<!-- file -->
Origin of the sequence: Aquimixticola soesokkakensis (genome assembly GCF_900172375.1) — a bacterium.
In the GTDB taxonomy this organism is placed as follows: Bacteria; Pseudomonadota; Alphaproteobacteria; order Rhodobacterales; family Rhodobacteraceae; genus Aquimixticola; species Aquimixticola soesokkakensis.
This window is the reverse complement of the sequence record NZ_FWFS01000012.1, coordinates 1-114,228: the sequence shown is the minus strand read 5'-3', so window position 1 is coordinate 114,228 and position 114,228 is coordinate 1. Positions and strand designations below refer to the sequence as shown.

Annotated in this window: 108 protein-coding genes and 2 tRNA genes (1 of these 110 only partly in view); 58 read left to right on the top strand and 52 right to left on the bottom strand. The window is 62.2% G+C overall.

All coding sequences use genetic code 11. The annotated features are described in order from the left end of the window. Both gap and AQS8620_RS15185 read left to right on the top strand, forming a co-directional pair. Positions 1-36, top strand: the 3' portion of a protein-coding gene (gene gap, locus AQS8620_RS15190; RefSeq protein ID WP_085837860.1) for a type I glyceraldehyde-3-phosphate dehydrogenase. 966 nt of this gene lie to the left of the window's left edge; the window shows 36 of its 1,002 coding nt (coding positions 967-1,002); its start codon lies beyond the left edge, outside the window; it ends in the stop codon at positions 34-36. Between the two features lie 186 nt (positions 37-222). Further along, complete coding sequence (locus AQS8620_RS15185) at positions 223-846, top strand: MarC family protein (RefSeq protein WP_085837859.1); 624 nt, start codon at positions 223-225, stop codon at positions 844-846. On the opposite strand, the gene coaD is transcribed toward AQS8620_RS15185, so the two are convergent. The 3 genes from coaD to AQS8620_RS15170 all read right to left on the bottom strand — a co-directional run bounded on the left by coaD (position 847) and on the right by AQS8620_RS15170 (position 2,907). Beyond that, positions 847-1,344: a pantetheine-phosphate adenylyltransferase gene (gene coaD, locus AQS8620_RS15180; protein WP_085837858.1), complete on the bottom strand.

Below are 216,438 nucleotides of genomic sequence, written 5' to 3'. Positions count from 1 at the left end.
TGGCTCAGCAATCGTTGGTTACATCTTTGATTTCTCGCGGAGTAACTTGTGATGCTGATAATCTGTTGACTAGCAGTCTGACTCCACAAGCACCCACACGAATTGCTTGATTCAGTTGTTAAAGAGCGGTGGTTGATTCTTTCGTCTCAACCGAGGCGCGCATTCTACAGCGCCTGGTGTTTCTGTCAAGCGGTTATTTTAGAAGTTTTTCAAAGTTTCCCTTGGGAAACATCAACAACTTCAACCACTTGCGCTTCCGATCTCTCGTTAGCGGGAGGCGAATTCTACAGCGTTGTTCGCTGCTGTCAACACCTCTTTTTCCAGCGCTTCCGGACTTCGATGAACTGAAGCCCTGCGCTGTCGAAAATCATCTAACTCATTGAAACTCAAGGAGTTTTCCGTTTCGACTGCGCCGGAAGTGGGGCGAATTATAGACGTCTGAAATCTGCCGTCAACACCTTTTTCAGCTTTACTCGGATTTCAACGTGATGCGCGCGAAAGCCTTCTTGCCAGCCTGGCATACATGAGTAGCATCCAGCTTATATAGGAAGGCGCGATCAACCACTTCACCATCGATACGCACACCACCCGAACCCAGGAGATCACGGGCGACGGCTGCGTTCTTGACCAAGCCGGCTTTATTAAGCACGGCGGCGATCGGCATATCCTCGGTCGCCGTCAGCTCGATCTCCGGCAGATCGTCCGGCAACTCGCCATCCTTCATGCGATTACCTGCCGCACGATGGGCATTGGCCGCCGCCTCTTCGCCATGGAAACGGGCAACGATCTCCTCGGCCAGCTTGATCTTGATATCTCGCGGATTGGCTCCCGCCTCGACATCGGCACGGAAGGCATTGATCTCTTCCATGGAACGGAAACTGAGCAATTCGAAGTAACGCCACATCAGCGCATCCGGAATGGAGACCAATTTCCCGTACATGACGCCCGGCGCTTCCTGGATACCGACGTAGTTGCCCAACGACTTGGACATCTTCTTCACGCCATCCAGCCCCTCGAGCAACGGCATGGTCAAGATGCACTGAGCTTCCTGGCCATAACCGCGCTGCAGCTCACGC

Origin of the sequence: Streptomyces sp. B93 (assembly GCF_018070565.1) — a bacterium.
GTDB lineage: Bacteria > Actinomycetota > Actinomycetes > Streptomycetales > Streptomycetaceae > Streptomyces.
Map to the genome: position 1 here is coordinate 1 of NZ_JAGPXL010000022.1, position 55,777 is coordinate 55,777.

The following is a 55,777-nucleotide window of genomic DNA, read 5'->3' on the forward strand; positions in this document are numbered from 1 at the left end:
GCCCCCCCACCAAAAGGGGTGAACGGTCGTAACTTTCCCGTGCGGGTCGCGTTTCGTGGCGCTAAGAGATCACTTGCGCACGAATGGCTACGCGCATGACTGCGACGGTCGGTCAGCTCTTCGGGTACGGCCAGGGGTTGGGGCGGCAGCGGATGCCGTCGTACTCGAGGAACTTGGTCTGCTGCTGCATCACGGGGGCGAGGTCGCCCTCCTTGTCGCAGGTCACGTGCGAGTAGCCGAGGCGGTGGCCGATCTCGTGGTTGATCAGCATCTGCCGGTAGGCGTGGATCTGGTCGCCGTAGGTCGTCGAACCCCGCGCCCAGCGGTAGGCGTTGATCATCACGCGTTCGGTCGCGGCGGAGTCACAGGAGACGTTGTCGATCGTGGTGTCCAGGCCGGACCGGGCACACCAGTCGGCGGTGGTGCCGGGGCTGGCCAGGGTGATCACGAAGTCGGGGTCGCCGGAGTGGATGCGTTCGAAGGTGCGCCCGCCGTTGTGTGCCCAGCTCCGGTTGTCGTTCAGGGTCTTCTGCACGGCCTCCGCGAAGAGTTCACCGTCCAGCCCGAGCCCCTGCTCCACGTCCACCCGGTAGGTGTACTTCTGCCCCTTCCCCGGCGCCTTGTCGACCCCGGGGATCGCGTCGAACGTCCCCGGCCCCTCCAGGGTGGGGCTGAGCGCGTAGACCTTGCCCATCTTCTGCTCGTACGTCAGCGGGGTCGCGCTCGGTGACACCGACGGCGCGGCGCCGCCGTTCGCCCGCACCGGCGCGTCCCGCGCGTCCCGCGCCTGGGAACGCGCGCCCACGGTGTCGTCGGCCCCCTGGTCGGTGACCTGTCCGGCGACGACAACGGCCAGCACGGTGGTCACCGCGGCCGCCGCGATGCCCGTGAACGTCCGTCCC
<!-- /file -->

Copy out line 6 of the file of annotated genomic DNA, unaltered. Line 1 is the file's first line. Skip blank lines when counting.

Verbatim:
Below are 216,438 nucleotides of genomic sequence, written 5' to 3'. Positions count from 1 at the left end.